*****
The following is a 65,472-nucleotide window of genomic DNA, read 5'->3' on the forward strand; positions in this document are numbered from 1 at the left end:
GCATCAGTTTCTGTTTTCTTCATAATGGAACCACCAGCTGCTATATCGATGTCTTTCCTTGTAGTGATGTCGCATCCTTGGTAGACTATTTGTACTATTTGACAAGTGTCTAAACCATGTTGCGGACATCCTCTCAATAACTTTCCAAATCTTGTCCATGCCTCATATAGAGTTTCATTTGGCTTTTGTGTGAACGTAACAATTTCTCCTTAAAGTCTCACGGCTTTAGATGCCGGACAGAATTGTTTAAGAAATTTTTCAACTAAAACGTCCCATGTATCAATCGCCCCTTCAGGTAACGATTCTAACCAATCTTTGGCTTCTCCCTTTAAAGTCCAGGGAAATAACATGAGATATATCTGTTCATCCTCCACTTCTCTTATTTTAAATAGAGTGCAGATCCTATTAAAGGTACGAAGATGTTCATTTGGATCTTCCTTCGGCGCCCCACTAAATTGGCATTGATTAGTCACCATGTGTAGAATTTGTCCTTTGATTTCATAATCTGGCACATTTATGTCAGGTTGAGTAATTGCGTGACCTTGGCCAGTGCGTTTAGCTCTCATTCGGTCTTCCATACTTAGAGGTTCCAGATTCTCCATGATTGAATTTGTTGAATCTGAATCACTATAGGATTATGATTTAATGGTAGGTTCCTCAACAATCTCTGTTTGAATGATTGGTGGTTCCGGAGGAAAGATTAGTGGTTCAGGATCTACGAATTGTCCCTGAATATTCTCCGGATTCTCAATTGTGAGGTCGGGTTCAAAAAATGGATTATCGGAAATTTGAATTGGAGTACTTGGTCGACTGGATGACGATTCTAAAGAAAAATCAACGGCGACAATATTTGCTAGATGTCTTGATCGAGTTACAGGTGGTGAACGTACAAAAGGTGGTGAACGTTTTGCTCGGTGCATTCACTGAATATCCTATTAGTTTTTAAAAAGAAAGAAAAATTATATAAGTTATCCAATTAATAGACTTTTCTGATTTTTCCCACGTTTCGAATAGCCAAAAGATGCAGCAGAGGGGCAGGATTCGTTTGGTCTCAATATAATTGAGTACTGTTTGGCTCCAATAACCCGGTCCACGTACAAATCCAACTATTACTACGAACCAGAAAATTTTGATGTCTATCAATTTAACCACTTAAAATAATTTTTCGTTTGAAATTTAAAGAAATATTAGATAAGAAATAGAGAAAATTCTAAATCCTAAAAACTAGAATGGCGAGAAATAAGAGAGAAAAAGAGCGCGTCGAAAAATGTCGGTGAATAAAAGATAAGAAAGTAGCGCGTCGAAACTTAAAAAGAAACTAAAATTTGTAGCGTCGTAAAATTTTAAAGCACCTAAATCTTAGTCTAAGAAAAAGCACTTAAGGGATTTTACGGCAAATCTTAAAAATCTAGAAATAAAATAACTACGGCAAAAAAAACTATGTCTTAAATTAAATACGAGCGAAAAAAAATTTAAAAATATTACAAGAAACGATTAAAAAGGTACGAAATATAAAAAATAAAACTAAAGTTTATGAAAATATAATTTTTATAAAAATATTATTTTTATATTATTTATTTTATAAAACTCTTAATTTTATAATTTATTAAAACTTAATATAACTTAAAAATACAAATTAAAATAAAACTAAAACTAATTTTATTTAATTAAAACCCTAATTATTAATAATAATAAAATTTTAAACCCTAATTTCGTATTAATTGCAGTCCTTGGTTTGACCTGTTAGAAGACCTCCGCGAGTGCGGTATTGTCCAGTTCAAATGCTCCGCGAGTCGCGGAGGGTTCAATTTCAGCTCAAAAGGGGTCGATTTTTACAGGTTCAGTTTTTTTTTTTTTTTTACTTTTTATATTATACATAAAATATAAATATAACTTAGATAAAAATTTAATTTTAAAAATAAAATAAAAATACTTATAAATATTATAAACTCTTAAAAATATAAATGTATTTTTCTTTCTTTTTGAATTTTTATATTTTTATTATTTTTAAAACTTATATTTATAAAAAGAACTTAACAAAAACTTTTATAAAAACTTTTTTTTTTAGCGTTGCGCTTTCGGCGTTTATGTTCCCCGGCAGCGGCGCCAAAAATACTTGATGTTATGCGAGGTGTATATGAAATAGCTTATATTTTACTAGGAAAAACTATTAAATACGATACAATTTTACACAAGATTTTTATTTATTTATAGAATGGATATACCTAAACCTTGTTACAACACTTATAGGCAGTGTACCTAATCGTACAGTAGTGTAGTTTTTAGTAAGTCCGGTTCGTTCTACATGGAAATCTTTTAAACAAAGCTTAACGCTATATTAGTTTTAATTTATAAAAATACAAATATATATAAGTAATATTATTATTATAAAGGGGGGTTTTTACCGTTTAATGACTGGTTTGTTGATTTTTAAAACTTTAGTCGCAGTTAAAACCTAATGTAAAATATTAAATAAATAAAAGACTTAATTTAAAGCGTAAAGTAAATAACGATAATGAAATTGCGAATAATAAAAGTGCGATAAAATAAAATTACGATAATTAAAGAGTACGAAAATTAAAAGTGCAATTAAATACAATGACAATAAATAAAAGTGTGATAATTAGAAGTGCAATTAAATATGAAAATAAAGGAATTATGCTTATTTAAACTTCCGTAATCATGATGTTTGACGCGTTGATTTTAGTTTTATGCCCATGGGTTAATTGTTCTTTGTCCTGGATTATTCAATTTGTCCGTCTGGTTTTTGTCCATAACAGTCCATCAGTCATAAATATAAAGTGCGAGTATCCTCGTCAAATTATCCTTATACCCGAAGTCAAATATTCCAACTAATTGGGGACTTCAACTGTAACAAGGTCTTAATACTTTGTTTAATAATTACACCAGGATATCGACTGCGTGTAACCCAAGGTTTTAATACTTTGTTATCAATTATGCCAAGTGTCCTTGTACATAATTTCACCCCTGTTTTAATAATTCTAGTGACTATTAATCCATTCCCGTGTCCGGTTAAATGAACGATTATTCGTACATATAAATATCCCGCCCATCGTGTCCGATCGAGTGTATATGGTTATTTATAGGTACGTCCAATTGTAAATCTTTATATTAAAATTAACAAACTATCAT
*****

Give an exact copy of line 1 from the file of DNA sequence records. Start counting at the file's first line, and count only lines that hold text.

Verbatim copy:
The following is a 65,472-nucleotide window of genomic DNA, read 5'->3' on the forward strand; positions in this document are numbered from 1 at the left end: